Under pressure to boost growth, Wal-Mart Stores Inc. is retooling its strategy to pry money from the hands of wealthier, more style-conscious customers by offering a broader array of more fashionable goods.
Wal-Mart Stores USA CEO Eduardo Castro-Wright said Tuesday that the world’s largest retailer, whose famous tag-line is “Always Low Prices,” would unveil an array of higher-priced lawn chairs and fluffy towels, as well as trendier clothing, including a new hip-hop brand for young males called Exsto.
The goal with Exsto, which will hit the shelves in July, is to mimic the success of Metro 7, which is targeted at young women and has scored well since its launch last year.
Other moves outlined by Castro-Wright, who spoke to about 70 journalists on the first of a two-day media conference, include reducing merchandise inventory to reduce clutter, and relocating key regional executives to the areas for which they are responsible, in order to better tailor stores to the communities they serve.
Wal-Mart held its first media conference last April under the twin pressures of sluggish sales growth and bad publicity. A year later, Wal-Mart is still struggling to regain the growth rates of years past. The company remains beset by organized critics, including labor unions.
But the company is hoping that a raft of initiatives, such as those outlined Tuesday, will revive consumer interest and refurbish its image, boosting sales and its stock price. On Tuesday, shares of Wal-Mart rose 58 cents to close at $46.40 on the New York Stock Exchange, in the middle of its 52-week range of $42.33-$50.87.
So far this fiscal year, Wal-Mart has averaged a modest 3.1 percent in same-store sales growth, or sales at stores opened at least a year. Same-store sales are considered the best indicator of a retailer’s health.
Wal-Mart executives also touched on the hot-button labor issue of employee health care.
Susan Chambers, the executive vice president in charge of human resources, said improvements announced previously in health care plans would allow more employees to enroll. The company Monday said it would extend the availability of its lowest premium plan to 50 percent of employees from 10 percent now and shorten the waiting period for part-time staff to enroll, from two years to one.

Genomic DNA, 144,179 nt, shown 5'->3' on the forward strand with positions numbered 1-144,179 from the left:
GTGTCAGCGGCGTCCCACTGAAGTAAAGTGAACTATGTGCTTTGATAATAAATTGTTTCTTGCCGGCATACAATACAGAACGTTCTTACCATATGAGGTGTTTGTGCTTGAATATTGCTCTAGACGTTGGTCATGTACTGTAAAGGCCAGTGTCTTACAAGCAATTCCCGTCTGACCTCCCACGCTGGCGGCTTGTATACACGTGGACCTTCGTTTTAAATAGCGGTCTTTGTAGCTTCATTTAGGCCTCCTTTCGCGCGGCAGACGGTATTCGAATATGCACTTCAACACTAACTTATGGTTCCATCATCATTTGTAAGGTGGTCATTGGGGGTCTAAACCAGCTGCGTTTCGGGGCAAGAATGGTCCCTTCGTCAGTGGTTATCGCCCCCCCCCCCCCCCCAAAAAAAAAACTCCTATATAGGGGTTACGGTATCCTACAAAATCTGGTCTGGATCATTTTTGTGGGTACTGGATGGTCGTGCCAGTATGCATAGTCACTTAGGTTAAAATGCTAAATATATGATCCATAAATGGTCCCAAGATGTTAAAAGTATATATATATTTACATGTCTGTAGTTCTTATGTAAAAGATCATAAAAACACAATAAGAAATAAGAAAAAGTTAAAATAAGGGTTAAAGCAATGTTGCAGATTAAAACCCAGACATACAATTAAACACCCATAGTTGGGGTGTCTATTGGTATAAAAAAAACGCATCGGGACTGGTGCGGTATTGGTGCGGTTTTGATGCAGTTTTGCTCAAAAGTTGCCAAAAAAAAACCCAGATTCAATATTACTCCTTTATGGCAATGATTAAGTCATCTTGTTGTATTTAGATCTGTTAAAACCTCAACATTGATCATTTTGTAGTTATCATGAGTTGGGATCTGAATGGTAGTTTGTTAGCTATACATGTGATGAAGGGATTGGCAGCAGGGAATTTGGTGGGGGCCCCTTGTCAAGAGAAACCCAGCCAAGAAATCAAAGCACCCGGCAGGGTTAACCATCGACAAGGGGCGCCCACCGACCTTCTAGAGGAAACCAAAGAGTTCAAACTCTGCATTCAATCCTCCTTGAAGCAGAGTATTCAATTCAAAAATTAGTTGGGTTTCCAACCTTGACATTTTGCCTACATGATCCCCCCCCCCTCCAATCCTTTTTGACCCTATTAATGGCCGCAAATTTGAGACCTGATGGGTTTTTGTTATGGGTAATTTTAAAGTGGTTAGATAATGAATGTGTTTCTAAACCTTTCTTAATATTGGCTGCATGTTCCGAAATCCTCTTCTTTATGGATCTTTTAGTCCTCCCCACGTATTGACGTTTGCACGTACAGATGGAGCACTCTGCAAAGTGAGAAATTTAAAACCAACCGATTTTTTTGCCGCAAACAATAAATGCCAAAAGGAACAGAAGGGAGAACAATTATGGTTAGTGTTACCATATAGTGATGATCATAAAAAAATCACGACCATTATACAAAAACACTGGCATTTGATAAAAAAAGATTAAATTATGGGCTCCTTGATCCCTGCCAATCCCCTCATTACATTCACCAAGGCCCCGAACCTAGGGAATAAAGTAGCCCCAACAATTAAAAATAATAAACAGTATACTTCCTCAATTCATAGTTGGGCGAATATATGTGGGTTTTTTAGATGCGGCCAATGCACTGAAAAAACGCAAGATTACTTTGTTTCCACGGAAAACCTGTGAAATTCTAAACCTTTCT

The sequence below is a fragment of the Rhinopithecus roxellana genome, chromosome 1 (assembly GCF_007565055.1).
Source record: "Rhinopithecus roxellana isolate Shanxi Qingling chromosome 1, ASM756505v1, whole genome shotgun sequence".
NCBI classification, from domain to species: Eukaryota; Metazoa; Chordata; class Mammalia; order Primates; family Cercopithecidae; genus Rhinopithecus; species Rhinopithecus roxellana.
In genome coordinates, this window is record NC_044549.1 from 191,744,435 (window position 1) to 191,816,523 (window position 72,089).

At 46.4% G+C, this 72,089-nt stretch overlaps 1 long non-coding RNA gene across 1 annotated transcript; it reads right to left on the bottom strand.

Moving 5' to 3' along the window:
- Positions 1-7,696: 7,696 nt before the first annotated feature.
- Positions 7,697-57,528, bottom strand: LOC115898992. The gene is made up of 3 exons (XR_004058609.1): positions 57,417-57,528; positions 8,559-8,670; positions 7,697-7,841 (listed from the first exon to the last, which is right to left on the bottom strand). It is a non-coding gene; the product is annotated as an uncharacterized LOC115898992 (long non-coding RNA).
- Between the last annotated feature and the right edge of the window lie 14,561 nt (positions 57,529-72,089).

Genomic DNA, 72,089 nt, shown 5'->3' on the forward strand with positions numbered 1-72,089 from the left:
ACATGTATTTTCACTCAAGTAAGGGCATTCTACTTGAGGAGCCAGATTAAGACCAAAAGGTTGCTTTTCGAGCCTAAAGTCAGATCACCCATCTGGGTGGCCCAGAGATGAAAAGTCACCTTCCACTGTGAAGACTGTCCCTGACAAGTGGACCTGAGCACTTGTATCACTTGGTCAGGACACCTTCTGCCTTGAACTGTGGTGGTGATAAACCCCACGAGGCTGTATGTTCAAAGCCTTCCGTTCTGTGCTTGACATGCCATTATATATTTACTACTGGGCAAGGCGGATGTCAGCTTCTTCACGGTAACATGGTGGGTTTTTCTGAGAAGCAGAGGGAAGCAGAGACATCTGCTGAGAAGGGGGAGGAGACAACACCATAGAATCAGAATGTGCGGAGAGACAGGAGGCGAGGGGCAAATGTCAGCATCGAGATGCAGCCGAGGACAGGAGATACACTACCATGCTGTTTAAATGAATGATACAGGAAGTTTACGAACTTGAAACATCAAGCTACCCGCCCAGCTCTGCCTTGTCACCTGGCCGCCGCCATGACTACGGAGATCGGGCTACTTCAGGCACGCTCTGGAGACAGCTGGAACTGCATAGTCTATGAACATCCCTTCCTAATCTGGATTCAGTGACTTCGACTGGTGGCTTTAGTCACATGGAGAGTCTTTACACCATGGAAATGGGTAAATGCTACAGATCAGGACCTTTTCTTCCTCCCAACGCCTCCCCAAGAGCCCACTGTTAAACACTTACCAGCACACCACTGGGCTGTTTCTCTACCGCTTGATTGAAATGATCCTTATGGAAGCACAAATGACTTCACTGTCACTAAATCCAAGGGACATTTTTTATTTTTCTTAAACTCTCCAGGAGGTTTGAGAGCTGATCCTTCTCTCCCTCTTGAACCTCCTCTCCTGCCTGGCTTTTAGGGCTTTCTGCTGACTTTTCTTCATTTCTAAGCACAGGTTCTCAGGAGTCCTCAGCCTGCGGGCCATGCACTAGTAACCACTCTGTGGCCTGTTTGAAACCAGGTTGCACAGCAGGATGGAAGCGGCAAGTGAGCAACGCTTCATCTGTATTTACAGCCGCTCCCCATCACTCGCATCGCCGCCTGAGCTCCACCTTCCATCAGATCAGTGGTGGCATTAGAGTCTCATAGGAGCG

The lowest cost plan, with a premium of $11 a month, covers the first three doctor visits before an annual deductible of $1,000 for an individual or $3,000 for a family kicks in.
Arkansas Gov. Mike Huckabee, who opened the conference, said he was a strong supporter of Wal-Mart and defended the efforts it is making to expand health care coverage. Besides the low-cost plan, Wal-Mart has extended coverage to the children of part-time staff and launched a $23 a month premium plan for areas that do not have the $11 plan.
“Wal-Mart makes available insurance to 81 percent of its employees. In the retail world that average is 20 percentage points lower at 61 percent. That’s pretty impressive,” Huckabee said.
Chief Executive Lee Scott will close the proceedings Wednesday with a speech titled “Change, Growth and Success for Wal-Mart and the Working Families We Serve.”
On Tuesday, company executives said they were trying to understand their customer even better and have segmented them into three different groups — the loyalist, the selective shopper and the skeptic.
The loyalist shopper shops at Wal-Mart stores 63 times a year, and the skeptic much less so. But the company’s biggest focus is the selective shopper, who shops 46 times a year and buys only basic goods, according to John Fleming, executive vice president of marketing.
As part of its merchandising efforts, Wal-Mart is improving the baby departments, offering organic cotton baby clothes under its store brand George. In January, the company relaunched its furniture departments to offer more compelling merchandise.
WakeUpWalMart.com, a union backed group, sought to steal some of Wal-Mart’s thunder before the meeting. The group brought in civil rights activist Rev. Markel Hutchins, from Atlanta, Ga., along with several former and current workers of Wal-Mart to blast the company for what they believe are meager wages and health care benefits.
Wal-Mart’s backers shot back. Working Families for Wal-Mart, a company-funded group of community leaders headed by former Atlanta mayor and United Nations ambassador Andrew Young, held its own news conference where it defended Wal-Mart’s role in job creation and cutting prices for working families.